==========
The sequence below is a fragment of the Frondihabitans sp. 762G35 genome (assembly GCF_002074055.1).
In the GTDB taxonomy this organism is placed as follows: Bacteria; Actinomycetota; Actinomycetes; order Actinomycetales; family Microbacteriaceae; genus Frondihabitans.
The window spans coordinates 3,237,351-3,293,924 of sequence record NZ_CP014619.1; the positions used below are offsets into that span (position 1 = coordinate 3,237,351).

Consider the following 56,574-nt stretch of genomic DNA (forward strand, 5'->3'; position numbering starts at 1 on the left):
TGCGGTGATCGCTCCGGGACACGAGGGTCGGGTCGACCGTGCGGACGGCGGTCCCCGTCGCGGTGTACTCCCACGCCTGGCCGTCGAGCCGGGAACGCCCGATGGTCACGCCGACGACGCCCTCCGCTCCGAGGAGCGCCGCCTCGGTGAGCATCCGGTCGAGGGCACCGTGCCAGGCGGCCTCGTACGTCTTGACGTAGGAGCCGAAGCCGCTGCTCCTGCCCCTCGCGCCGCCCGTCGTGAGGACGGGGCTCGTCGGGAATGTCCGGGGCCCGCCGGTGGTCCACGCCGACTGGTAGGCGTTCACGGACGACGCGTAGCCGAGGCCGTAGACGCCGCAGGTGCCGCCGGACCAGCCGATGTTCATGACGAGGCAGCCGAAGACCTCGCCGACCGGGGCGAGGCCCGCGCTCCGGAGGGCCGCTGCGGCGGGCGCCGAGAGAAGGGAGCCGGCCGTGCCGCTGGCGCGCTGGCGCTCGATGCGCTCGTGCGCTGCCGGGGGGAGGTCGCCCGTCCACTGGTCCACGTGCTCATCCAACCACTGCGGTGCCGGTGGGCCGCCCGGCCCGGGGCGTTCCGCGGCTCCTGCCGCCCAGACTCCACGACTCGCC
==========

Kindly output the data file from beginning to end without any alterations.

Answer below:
The sequence below is a fragment of the Frondihabitans sp. 762G35 genome (assembly GCF_002074055.1).
In the GTDB taxonomy this organism is placed as follows: Bacteria; Actinomycetota; Actinomycetes; order Actinomycetales; family Microbacteriaceae; genus Frondihabitans.
The window spans coordinates 3,237,351-3,293,924 of sequence record NZ_CP014619.1; the positions used below are offsets into that span (position 1 = coordinate 3,237,351).

Consider the following 56,574-nt stretch of genomic DNA (forward strand, 5'->3'; position numbering starts at 1 on the left):
TGCGGTGATCGCTCCGGGACACGAGGGTCGGGTCGACCGTGCGGACGGCGGTCCCCGTCGCGGTGTACTCCCACGCCTGGCCGTCGAGCCGGGAACGCCCGATGGTCACGCCGACGACGCCCTCCGCTCCGAGGAGCGCCGCCTCGGTGAGCATCCGGTCGAGGGCACCGTGCCAGGCGGCCTCGTACGTCTTGACGTAGGAGCCGAAGCCGCTGCTCCTGCCCCTCGCGCCGCCCGTCGTGAGGACGGGGCTCGTCGGGAATGTCCGGGGCCCGCCGGTGGTCCACGCCGACTGGTAGGCGTTCACGGACGACGCGTAGCCGAGGCCGTAGACGCCGCAGGTGCCGCCGGACCAGCCGATGTTCATGACGAGGCAGCCGAAGACCTCGCCGACCGGGGCGAGGCCCGCGCTCCGGAGGGCCGCTGCGGCGGGCGCCGAGAGAAGGGAGCCGGCCGTGCCGCTGGCGCGCTGGCGCTCGATGCGCTCGTGCGCTGCCGGGGGGAGGTCGCCCGTCCACTGGTCCACGTGCTCATCCAACCACTGCGGTGCCGGTGGGCCGCCCGGCCCGGGGCGTTCCGCGGCTCCTGCCGCCCAGACTCCACGACTCGCC